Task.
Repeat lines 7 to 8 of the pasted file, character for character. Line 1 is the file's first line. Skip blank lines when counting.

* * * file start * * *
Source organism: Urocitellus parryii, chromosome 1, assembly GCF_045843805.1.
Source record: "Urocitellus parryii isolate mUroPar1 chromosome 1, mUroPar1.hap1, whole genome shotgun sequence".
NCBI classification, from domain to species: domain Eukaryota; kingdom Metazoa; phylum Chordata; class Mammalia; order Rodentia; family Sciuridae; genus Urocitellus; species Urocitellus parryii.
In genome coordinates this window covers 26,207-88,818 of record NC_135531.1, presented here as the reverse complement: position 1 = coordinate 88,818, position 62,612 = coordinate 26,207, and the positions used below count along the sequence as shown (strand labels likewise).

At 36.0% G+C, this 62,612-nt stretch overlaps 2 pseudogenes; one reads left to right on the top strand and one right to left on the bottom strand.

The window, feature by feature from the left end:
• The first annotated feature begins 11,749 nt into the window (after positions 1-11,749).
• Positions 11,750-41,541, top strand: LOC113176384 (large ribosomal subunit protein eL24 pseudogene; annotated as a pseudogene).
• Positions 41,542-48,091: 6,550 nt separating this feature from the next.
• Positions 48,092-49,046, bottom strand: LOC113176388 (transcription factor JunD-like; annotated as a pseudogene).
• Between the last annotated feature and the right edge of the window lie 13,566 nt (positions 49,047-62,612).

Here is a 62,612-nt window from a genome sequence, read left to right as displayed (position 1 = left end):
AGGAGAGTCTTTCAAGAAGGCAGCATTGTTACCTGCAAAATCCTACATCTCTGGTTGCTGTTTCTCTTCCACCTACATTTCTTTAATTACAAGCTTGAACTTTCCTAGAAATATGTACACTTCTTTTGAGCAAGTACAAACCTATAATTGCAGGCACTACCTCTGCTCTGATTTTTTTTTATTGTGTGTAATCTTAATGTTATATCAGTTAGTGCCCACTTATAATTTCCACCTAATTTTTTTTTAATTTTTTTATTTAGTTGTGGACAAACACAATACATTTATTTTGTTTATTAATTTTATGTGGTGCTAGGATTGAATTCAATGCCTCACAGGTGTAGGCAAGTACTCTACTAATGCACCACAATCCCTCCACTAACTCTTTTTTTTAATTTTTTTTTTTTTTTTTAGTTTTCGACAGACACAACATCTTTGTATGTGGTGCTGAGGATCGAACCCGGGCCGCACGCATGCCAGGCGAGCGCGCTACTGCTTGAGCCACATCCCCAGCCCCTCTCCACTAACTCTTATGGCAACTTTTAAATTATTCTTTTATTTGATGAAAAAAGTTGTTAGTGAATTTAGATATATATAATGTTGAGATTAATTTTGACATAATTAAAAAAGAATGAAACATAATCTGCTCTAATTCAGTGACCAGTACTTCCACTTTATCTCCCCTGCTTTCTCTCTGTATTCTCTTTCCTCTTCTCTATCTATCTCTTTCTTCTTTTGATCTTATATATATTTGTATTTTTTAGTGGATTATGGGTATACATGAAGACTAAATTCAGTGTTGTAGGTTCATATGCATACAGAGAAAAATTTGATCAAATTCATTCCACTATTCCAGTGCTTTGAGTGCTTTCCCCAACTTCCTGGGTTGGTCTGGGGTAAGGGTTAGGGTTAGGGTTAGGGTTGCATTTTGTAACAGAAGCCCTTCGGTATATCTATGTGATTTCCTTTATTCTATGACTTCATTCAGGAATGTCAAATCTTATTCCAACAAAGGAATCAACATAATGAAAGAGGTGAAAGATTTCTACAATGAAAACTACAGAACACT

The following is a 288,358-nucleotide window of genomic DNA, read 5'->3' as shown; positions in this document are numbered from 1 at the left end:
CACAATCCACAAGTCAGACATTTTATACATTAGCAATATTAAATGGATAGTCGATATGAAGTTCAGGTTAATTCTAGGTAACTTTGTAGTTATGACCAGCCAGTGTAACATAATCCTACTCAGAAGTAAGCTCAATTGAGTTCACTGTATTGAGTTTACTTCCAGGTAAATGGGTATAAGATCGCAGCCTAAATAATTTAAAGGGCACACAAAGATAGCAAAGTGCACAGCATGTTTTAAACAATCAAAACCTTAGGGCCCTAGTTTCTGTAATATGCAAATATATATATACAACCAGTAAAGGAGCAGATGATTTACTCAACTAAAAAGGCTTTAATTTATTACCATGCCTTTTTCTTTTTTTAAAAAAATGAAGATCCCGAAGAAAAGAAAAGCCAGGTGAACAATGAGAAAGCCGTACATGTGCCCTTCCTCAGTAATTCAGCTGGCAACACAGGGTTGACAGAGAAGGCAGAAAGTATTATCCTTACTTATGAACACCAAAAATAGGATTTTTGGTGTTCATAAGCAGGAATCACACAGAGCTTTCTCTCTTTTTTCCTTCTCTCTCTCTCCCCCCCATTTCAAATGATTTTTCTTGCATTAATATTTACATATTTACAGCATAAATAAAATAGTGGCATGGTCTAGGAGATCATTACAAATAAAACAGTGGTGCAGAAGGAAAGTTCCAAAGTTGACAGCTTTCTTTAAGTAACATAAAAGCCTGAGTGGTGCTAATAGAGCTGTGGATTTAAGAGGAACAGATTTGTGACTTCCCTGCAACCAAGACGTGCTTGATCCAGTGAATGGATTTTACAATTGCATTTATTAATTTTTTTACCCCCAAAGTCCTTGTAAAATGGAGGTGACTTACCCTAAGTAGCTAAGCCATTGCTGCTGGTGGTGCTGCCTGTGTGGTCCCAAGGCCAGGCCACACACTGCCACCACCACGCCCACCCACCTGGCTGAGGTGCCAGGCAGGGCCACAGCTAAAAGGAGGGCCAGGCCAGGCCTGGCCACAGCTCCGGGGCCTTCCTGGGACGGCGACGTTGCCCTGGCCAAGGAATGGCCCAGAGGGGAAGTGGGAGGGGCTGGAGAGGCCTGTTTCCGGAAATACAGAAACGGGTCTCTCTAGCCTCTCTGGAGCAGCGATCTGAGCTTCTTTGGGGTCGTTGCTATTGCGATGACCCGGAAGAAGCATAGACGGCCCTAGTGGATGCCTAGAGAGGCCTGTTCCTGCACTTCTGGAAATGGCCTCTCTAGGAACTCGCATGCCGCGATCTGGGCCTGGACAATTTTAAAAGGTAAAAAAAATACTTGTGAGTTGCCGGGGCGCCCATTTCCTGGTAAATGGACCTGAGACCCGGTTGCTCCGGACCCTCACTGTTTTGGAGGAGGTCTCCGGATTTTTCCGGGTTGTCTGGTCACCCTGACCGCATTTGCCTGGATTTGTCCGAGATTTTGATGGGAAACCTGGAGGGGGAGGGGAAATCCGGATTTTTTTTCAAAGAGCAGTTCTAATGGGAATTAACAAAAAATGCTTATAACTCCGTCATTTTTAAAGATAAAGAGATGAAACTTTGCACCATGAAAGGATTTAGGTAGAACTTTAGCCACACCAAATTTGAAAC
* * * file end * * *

• The first annotated feature begins 11,749 nt into the window (after positions 1-11,749).
• Positions 11,750-41,541, top strand: LOC113176384 (large ribosomal subunit protein eL24 pseudogene; annotated as a pseudogene).